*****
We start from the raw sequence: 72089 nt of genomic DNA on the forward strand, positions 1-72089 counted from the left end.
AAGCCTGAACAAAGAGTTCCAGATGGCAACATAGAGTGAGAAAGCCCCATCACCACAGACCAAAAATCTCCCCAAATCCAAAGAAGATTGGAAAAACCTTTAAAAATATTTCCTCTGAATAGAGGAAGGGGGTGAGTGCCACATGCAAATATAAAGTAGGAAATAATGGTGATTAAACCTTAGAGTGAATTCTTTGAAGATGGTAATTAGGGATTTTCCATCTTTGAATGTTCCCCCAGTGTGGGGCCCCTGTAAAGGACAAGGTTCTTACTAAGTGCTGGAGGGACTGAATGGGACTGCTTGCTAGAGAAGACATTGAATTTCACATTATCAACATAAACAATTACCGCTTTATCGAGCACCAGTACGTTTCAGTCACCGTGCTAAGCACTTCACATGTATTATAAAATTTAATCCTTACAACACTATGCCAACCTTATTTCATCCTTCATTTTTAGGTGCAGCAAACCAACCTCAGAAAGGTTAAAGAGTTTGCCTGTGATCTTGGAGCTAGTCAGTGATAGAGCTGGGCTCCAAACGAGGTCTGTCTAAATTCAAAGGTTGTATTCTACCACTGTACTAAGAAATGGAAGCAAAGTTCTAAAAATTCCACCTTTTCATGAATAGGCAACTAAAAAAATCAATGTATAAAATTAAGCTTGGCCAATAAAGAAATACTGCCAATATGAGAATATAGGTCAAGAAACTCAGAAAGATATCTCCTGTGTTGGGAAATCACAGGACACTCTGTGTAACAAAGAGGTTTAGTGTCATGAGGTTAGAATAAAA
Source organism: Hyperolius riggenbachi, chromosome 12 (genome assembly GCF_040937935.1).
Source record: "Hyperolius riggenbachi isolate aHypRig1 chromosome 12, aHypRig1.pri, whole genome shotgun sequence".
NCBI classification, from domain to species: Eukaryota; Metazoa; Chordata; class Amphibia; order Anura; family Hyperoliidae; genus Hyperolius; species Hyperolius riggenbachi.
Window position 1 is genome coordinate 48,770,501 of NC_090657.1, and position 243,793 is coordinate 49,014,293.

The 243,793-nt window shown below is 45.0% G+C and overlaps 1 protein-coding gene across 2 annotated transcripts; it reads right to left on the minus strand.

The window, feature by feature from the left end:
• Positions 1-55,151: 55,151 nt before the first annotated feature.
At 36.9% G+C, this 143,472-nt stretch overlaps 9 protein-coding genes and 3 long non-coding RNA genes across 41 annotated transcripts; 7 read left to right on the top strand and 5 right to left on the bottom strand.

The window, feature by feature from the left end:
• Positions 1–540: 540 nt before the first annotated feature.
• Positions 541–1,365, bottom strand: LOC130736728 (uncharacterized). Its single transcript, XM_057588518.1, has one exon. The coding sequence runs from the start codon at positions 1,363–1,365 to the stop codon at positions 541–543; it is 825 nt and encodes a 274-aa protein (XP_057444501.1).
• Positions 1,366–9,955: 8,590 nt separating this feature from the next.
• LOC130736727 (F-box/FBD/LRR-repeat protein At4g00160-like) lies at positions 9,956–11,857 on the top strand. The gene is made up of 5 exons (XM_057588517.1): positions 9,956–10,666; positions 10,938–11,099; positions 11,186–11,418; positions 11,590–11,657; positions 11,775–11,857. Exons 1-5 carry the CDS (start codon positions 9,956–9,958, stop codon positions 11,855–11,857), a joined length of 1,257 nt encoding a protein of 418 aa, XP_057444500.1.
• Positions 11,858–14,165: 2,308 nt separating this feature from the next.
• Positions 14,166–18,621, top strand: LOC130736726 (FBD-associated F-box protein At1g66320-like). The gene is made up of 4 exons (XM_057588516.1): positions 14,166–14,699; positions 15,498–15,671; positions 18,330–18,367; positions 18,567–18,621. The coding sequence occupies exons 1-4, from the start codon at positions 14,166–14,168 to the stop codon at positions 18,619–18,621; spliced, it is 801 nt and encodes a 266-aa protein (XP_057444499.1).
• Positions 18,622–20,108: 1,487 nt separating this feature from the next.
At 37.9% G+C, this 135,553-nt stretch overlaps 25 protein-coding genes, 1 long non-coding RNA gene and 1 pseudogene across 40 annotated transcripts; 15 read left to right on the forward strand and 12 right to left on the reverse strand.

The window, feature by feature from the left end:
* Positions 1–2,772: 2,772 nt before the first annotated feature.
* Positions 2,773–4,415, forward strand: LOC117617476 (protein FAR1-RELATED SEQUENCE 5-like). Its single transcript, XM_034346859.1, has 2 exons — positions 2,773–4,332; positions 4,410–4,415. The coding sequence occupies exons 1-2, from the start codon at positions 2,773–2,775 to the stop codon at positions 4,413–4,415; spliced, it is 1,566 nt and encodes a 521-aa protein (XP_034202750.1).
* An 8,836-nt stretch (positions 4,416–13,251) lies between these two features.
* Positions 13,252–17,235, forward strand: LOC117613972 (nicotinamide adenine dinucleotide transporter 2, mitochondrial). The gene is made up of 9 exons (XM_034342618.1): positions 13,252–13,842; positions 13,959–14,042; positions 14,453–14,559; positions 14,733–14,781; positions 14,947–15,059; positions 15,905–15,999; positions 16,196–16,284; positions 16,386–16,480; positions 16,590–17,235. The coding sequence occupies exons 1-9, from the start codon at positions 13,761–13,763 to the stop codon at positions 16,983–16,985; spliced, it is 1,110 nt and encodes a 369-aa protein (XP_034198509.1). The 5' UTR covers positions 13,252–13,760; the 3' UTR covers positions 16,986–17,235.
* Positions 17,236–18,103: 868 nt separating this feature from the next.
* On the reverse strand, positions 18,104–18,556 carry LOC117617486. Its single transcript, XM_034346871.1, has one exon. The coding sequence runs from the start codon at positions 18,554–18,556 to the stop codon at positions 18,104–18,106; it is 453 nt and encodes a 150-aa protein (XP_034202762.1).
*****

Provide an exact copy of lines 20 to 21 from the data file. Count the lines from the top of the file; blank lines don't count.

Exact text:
The window, feature by feature from the left end:
* Positions 1–2,772: 2,772 nt before the first annotated feature.